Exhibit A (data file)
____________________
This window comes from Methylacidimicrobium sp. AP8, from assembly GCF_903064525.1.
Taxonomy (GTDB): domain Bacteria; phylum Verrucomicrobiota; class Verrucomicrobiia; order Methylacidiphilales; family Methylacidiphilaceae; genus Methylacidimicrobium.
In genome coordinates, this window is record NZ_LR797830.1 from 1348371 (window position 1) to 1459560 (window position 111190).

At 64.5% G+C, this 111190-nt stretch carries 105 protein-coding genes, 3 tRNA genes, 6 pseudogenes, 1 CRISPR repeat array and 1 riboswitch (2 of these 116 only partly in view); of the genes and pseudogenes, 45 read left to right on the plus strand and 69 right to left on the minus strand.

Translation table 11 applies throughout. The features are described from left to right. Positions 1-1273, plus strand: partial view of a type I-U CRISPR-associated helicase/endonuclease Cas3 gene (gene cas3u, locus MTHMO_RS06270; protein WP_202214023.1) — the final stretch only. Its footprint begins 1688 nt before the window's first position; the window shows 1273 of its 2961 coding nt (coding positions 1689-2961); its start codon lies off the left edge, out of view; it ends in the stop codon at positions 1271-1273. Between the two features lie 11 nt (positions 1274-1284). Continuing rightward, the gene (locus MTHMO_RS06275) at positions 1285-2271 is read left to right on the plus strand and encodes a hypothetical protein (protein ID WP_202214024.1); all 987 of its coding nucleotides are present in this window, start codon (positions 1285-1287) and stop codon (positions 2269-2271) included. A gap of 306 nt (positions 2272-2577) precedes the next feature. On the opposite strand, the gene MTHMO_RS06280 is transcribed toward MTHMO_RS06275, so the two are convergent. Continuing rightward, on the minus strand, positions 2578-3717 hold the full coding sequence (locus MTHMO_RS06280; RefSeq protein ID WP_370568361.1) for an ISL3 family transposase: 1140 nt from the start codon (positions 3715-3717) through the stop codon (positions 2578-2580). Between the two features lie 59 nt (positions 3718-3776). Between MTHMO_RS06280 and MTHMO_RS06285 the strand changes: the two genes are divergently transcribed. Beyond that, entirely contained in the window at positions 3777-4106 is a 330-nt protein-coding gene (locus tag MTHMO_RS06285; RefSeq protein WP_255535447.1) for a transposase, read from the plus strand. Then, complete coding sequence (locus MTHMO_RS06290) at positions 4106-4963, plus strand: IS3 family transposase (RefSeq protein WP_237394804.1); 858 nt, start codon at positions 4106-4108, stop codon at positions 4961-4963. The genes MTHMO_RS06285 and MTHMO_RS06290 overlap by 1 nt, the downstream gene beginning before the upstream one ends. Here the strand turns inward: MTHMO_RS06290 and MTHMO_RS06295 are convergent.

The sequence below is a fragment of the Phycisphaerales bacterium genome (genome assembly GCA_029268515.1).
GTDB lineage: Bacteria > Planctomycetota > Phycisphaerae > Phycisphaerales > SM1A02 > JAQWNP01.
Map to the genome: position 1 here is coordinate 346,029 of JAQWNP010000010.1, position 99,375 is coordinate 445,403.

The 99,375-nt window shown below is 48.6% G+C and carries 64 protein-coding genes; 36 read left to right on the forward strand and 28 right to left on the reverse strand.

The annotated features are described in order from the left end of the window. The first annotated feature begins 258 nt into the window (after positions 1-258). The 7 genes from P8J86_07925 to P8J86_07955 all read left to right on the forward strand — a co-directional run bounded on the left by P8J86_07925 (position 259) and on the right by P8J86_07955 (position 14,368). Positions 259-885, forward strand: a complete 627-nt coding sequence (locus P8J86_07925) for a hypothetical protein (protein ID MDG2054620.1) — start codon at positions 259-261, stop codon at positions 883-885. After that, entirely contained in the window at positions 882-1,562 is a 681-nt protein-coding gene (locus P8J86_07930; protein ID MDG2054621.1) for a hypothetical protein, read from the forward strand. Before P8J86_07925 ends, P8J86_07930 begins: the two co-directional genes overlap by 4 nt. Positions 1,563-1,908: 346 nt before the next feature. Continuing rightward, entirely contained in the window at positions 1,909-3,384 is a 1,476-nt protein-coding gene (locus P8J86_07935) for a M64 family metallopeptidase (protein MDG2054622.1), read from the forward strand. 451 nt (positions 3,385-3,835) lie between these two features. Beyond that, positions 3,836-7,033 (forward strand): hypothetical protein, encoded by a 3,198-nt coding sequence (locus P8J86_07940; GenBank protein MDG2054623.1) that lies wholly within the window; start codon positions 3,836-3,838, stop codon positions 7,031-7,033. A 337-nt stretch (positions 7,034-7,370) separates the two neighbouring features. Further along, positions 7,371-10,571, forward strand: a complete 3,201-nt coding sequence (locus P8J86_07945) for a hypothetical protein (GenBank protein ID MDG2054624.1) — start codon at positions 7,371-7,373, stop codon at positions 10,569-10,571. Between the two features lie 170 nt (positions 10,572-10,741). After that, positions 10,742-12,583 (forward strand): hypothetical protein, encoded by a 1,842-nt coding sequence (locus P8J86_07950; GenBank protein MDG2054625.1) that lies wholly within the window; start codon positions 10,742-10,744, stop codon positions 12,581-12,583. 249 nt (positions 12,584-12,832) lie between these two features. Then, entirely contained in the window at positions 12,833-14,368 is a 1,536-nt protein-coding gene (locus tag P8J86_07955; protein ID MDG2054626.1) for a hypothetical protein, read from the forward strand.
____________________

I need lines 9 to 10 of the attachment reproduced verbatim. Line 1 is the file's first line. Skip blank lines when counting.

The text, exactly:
The 99,375-nt window shown below is 48.6% G+C and carries 64 protein-coding genes; 36 read left to right on the forward strand and 28 right to left on the reverse strand.

The annotated features are described in order from the left end of the window. The first annotated feature begins 258 nt into the window (after positions 1-258). The 7 genes from P8J86_07925 to P8J86_07955 all read left to right on the forward strand — a co-directional run bounded on the left by P8J86_07925 (position 259) and on the right by P8J86_07955 (position 14,368). Positions 259-885, forward strand: a complete 627-nt coding sequence (locus P8J86_07925) for a hypothetical protein (protein ID MDG2054620.1) — start codon at positions 259-261, stop codon at positions 883-885. After that, entirely contained in the window at positions 882-1,562 is a 681-nt protein-coding gene (locus P8J86_07930; protein ID MDG2054621.1) for a hypothetical protein, read from the forward strand. Before P8J86_07925 ends, P8J86_07930 begins: the two co-directional genes overlap by 4 nt. Positions 1,563-1,908: 346 nt before the next feature. Continuing rightward, entirely contained in the window at positions 1,909-3,384 is a 1,476-nt protein-coding gene (locus P8J86_07935) for a M64 family metallopeptidase (protein MDG2054622.1), read from the forward strand. 451 nt (positions 3,385-3,835) lie between these two features. Beyond that, positions 3,836-7,033 (forward strand): hypothetical protein, encoded by a 3,198-nt coding sequence (locus P8J86_07940; GenBank protein MDG2054623.1) that lies wholly within the window; start codon positions 3,836-3,838, stop codon positions 7,031-7,033. A 337-nt stretch (positions 7,034-7,370) separates the two neighbouring features. Further along, positions 7,371-10,571, forward strand: a complete 3,201-nt coding sequence (locus P8J86_07945) for a hypothetical protein (GenBank protein ID MDG2054624.1) — start codon at positions 7,371-7,373, stop codon at positions 10,569-10,571. Between the two features lie 170 nt (positions 10,572-10,741). After that, positions 10,742-12,583 (forward strand): hypothetical protein, encoded by a 1,842-nt coding sequence (locus P8J86_07950; GenBank protein MDG2054625.1) that lies wholly within the window; start codon positions 10,742-10,744, stop codon positions 12,581-12,583. 249 nt (positions 12,584-12,832) lie between these two features. Then, entirely contained in the window at positions 12,833-14,368 is a 1,536-nt protein-coding gene (locus tag P8J86_07955; protein ID MDG2054626.1) for a hypothetical protein, read from the forward strand.